Attendees: Appropriate to the antics of Japanese TV, the guests of honor, actors Takuya Kimura ("2046") and Shingo Katori, opened the festivities by smashing open a barrel of vintage rice wine with hammers while morning show presenter Reiko Endo led the rest of us in a raucous chant to break the ice. Yoshiaki Yamada, executive managing director of Fuji TV, and Chihiro Kameyama, head of Fuji's motion pictures department, welcomed guests from around the world including Michael Werner of Fortissimo Films, Shirley Huang of Movie-Eye and Jeffrey Chan of Distribution Workshop.
Cuisine: The chicken yakitori sticks were a bit dry, but the wide selection of other hors d'oeuvres was an excellent blend of Japanese, French and Italian. After the initial sake-soaking, most guests switched to the free-flowing bubbly served from well-stocked full bars lit with cool standing mini-chandlers.
Highlights/lowlights: The party lacked good music, but organizers might be forgiven for knowing it was hopeless to try to compete with the booming tunes from the party next door.
Cinema From Spain
Word has gotten out that if you want to have a good time at Cannes, you should find a Spanish party. Thus the cocktail organized by the Spanish Foreign Trade Institute and the Culture Ministry's Film Institute, grew from a spruced up Cannes get-together for insiders to a beachside must for anyone interested in the Spanish industry. Problem was that it hadn't been planned as a party so it lacked the flavors and sounds of Spain to lend proper authenticity. Even so, it was a good time at Noga Beach Legende, with nearly all the important faces on hand and easy-access conversation.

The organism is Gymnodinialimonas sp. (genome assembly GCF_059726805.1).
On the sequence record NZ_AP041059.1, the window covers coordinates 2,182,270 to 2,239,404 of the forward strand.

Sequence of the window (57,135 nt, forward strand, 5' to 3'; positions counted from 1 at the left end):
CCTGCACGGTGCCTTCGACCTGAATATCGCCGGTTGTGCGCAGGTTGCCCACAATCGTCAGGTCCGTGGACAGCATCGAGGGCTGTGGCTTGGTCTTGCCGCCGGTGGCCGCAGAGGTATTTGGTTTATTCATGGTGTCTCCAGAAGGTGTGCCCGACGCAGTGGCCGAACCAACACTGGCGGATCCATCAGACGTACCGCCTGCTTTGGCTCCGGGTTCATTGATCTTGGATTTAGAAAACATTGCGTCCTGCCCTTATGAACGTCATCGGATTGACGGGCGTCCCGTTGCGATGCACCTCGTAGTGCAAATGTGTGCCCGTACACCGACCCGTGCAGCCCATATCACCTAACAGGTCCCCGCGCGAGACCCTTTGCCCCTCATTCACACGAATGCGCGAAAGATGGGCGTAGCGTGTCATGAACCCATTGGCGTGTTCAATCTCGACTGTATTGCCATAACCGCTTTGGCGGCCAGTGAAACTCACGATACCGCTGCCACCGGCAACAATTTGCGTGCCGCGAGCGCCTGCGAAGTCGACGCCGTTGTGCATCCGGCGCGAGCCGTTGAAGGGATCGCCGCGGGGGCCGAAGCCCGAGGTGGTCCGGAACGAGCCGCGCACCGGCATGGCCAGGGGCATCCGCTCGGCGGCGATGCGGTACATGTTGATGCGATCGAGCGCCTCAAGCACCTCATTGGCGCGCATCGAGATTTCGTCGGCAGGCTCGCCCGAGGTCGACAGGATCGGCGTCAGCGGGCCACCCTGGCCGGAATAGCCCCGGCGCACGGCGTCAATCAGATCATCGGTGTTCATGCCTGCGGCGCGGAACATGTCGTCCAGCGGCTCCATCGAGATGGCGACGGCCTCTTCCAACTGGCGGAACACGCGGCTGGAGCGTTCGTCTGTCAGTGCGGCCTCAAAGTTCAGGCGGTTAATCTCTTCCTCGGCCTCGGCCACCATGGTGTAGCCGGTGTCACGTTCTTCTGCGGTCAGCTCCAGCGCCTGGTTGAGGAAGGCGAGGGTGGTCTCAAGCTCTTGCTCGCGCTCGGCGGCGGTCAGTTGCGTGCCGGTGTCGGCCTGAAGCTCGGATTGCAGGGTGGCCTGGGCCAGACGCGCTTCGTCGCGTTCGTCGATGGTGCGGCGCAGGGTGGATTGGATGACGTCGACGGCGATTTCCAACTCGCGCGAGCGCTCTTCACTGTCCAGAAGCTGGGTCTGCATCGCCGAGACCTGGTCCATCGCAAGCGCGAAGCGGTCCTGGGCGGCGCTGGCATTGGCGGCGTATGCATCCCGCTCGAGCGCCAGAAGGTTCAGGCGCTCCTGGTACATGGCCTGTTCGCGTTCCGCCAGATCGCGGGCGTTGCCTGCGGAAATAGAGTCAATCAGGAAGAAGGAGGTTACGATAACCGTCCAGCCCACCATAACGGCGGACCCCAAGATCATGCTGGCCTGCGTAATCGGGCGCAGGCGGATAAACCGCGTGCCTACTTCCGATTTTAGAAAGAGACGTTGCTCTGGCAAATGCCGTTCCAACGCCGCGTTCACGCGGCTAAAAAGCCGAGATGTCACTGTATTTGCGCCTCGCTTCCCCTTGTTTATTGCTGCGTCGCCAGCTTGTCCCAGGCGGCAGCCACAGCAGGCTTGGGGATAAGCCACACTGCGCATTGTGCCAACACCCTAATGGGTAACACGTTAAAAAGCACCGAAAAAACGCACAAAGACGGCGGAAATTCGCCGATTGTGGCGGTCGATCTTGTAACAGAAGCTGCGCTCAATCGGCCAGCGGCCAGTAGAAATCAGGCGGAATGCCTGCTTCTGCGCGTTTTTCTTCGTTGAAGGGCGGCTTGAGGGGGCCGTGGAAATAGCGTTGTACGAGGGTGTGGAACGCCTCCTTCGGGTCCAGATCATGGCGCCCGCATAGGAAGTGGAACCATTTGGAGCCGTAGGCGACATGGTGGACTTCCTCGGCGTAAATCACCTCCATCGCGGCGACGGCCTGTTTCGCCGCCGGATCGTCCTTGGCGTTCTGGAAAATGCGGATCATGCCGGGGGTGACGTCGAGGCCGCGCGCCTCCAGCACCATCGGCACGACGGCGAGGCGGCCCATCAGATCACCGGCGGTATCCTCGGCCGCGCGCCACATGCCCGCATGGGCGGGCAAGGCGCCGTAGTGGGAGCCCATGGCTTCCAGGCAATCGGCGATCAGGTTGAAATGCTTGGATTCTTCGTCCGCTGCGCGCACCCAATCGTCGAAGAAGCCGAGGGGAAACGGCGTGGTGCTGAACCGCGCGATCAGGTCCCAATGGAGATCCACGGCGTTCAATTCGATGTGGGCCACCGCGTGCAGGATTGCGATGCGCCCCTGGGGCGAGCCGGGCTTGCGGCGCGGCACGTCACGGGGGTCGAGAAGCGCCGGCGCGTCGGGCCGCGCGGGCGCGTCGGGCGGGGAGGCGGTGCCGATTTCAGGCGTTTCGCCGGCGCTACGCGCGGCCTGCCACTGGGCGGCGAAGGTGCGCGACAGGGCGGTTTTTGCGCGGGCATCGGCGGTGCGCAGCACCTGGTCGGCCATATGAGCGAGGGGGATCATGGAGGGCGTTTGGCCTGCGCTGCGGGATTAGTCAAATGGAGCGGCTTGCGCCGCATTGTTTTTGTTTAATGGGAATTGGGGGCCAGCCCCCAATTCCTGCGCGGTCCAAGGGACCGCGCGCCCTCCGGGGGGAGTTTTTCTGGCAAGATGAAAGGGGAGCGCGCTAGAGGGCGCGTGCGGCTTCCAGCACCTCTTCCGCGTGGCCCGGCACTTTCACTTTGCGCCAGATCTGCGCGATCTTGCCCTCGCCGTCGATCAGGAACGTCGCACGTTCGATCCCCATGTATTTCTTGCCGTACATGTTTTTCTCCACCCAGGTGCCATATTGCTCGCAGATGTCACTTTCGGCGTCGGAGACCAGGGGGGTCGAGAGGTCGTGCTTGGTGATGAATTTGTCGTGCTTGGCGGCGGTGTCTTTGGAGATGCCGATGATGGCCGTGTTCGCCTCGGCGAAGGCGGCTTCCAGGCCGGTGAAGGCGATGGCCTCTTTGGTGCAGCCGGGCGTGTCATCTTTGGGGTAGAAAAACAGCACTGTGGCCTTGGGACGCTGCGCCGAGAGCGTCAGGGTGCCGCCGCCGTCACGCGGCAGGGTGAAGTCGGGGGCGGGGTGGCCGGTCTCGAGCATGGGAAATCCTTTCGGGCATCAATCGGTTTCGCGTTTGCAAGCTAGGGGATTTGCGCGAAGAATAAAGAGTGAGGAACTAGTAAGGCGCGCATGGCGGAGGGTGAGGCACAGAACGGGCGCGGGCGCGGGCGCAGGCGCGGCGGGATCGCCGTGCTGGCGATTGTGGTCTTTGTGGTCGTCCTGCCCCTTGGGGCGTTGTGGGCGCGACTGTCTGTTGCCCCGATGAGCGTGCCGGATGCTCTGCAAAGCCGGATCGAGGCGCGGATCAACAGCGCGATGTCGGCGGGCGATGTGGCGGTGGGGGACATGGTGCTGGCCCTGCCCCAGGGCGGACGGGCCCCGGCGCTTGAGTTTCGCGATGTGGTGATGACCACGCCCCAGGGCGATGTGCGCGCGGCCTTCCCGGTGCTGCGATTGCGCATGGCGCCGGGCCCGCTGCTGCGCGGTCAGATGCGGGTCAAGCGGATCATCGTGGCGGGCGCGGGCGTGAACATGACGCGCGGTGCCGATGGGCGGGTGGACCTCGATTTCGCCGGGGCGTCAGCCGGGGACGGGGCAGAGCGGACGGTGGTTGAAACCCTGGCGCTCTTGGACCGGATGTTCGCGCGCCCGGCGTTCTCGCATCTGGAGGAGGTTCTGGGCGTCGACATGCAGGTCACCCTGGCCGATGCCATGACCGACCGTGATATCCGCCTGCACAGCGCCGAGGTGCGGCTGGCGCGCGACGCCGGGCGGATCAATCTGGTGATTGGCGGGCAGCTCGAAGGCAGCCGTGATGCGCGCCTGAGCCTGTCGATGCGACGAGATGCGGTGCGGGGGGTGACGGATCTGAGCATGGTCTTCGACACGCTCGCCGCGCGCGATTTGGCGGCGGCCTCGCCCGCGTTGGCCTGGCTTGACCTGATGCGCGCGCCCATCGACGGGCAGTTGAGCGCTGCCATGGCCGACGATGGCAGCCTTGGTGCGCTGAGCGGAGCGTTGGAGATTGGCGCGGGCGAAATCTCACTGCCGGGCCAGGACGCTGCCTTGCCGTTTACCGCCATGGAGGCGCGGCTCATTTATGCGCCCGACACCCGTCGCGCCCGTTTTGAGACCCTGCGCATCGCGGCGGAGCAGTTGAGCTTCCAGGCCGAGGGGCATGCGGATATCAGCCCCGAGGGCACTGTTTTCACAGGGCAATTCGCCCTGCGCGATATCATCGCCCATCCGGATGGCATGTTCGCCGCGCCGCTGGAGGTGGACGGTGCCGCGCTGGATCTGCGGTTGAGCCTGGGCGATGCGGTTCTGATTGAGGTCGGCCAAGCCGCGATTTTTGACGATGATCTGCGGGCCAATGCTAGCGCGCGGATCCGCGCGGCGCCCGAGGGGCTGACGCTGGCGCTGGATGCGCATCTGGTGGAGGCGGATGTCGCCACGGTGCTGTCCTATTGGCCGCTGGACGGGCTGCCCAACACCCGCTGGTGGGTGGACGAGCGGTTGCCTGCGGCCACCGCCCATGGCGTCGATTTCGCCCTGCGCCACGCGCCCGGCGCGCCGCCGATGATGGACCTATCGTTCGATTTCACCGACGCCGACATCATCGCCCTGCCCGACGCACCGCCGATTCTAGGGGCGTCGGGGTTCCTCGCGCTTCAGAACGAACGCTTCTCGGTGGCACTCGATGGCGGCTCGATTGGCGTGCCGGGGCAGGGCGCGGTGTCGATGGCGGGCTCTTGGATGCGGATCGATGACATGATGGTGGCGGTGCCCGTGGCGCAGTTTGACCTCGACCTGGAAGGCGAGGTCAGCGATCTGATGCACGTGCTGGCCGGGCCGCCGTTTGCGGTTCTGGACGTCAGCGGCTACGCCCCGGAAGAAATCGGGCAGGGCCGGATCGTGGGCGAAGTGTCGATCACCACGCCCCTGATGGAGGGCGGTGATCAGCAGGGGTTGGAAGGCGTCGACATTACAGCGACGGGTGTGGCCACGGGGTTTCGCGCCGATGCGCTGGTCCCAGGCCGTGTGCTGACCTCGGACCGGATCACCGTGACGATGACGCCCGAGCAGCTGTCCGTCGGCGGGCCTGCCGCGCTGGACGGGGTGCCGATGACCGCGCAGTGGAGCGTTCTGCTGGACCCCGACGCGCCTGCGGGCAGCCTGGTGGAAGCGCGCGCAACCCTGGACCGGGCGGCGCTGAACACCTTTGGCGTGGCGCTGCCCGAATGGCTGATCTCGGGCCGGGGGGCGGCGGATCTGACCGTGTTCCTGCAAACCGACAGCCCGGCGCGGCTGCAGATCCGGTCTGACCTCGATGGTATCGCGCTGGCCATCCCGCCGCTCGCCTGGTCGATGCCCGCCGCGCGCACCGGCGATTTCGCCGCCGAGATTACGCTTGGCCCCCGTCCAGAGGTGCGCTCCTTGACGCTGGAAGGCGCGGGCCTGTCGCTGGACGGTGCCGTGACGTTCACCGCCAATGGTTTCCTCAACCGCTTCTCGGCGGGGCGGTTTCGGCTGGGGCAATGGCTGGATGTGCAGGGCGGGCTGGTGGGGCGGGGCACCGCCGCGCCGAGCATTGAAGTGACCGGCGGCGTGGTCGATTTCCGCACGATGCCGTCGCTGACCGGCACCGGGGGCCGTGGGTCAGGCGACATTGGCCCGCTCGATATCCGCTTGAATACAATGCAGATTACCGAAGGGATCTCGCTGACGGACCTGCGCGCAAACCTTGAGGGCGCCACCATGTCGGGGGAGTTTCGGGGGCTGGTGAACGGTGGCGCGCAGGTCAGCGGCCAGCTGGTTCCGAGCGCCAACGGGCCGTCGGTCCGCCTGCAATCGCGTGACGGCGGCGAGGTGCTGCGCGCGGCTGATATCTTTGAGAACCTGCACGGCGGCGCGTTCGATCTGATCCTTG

Attendees: Most of Spain's bigwigs were present, including Filmax's Julio Fernandez; Mediapro's Jaume Roures; Wanda's Jose Maria and Miguel Morales; El Deseo's Agustin Almodovar; Tornasol's Gerardo Herrero; Telecinco's Alvaro Agustin; Kanzaman's Denise O'Dell; Notro's Adolfo Blanco; Morena's Pedro Uriol; LaZona's Ignacio Salazar; Rodar y Rodar's Mar Talgarona; ICAA's Manuel Llamas; ICEX's Paz Alvarez; 6 Sales' Marina Fuentes; Latido's Max Saidel and Imagina's Geraldine Gonard. Also more than 180 foreign sales groups, including the Weinstein Co.'s Ben Friedman; Samuel Goldwyn's Peter Goldwyn; Sundance Channel's Christian Vesper; Senator Films' Milada Rivarova; Pathe's Emil Elmer; Paramount's Berenice Fugerd; New Line Cinema's Alejandra Rossi and Palace Films' Karen Zeccla. Directors from Cannes' festival lineup present included Jaime Rosales and Rafa Cortes.
Cuisine: Plenty of French canapes were strategically placed around the venue, and the bars were accessible and well stocked, though at one point they briefly ran out of clean glasses.
Highlights/lowlights: Everyone there felt comfortable with each other and was happy to have time to meet up. The crush at the door was disheartening for many who tried to get in after the first 500 people arrived and had to stand on the sidewalk waiting for clearance. A bit of music, Spanish ham or paella would have added considerably to the affair.